Relevant commodities up in price included uncoated freesheet; lumber: pine, spruce, treated. Natural gas; paper; and propane were down in price. Some reported fuel (both gasoline and diesel) as cheaper, others as more expensive. No relevant commodities were in short supply.
ISM’s and Markit’s surveys were largely in agreement in January. Whereas ISM’s PMI reflected decelerating growth, Markit’s U.S. Manufacturing PMI was unchanged; ISM’s NMI and Markit’s U.S. Services PMI both showed modestly accelerating activity.
“Manufacturing continued to expand in January,” said Chris Williamson, Markit’s chief economist, “but the sector remains in a lower gear compared to that seen last summer. Factory output growth and job creation remain well below last year’s peaks, adding to the suspicion that the pace of economic expansion in the first quarter could even fall below the 2.6% rate seen in the final quarter of last year.
“The strong dollar is hurting the competitiveness of exports, and the weak oil price is already resulting in weaker demand for investment goods from the energy sector. However, low oil prices are also helping to cut manufacturing costs, which fell for the first time in two-and-a-half years, and should also help boost consumer spending power, driving economic growth high.
“The fear is that the economy will become increasingly reliant on the consumer to sustain growth, which is another reason besides the economic slowdown to believe that policymakers will be wary of raising household’s borrowing costs via rate hikes any time soon.”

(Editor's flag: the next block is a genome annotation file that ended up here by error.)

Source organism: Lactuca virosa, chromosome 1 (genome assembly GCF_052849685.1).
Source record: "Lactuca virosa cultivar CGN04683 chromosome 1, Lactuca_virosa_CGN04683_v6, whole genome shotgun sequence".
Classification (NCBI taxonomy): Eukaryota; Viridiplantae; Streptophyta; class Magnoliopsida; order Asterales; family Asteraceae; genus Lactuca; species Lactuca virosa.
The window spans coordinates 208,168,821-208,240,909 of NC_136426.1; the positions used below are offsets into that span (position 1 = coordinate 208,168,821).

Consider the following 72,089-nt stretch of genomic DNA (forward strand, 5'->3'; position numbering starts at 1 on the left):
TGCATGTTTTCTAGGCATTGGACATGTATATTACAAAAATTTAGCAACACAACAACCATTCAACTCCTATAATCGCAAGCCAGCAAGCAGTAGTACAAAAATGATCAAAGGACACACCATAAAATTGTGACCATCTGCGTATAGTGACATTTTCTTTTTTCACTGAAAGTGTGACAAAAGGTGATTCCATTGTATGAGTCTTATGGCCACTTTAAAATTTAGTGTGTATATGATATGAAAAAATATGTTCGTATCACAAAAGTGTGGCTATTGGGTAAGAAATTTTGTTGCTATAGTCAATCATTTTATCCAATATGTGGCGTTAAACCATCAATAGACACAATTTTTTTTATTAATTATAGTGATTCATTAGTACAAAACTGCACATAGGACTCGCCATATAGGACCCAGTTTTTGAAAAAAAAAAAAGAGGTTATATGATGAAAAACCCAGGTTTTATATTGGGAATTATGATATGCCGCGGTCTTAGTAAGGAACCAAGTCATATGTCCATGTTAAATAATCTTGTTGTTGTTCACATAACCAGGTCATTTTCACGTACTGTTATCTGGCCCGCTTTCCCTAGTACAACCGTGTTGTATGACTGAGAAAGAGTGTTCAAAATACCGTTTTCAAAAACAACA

Summing up the U.S. Services PMI report, Williamson said, “Markit’s U.S. PMI surveys accurately anticipated the near-halving in the pace of economic growth in the fourth quarter of 2014, and suggest that the rate of expansion remained little better than 2.0% annualized at the start of 2015.
“Companies are clearly struggling at the moment, with the surveys recording the smallest increase in new orders seen since the financial crisis six years ago amid weaker US and global economic growth and the strong US dollar.
“However, the survey also found that companies remained in hiring mode, pointing to another robust non-farm payroll gain in January. At the same time, cost pressures hit a post-crisis low due to the oil price rout, which should pave the way for further falls in headline inflation in coming months.
“Irrespective of the employment gain, the combination of lower inflation and slower economic growth suggests that any lifting of interest rates before mid-year is looking increasingly unlikely.”
The foregoing comments represent the general economic views and analysis of Delphi Advisors, and are provided solely for the purpose of information, instruction and discourse. They do not constitute a solicitation or recommendation regarding any investment.